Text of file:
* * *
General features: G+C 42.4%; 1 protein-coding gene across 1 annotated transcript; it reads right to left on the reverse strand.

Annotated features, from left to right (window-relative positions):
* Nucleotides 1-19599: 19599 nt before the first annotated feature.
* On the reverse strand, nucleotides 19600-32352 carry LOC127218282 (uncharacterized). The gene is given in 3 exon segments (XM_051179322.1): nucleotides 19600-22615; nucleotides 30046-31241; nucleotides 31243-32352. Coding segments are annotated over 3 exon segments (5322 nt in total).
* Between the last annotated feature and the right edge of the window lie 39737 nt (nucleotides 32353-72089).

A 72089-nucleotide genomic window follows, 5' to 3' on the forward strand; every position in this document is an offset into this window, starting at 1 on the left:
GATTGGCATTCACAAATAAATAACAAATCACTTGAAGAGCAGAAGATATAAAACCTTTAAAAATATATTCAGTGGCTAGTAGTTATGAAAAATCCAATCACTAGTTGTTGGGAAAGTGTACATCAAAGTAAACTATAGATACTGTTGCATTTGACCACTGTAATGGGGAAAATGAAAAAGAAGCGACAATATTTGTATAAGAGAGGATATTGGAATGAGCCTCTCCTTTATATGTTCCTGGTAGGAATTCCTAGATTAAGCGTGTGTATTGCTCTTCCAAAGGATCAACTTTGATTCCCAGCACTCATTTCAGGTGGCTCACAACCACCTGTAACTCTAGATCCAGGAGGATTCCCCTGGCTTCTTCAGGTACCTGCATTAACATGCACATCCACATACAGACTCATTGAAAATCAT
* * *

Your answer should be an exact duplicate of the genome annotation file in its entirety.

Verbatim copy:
General features: G+C 42.4%; 1 protein-coding gene across 1 annotated transcript; it reads right to left on the reverse strand.

Annotated features, from left to right (window-relative positions):
* Nucleotides 1-19599: 19599 nt before the first annotated feature.
* On the reverse strand, nucleotides 19600-32352 carry LOC127218282 (uncharacterized). The gene is given in 3 exon segments (XM_051179322.1): nucleotides 19600-22615; nucleotides 30046-31241; nucleotides 31243-32352. Coding segments are annotated over 3 exon segments (5322 nt in total).
* Between the last annotated feature and the right edge of the window lie 39737 nt (nucleotides 32353-72089).

A 72089-nucleotide genomic window follows, 5' to 3' on the forward strand; every position in this document is an offset into this window, starting at 1 on the left:
GATTGGCATTCACAAATAAATAACAAATCACTTGAAGAGCAGAAGATATAAAACCTTTAAAAATATATTCAGTGGCTAGTAGTTATGAAAAATCCAATCACTAGTTGTTGGGAAAGTGTACATCAAAGTAAACTATAGATACTGTTGCATTTGACCACTGTAATGGGGAAAATGAAAAAGAAGCGACAATATTTGTATAAGAGAGGATATTGGAATGAGCCTCTCCTTTATATGTTCCTGGTAGGAATTCCTAGATTAAGCGTGTGTATTGCTCTTCCAAAGGATCAACTTTGATTCCCAGCACTCATTTCAGGTGGCTCACAACCACCTGTAACTCTAGATCCAGGAGGATTCCCCTGGCTTCTTCAGGTACCTGCATTAACATGCACATCCACATACAGACTCATTGAAAATCAT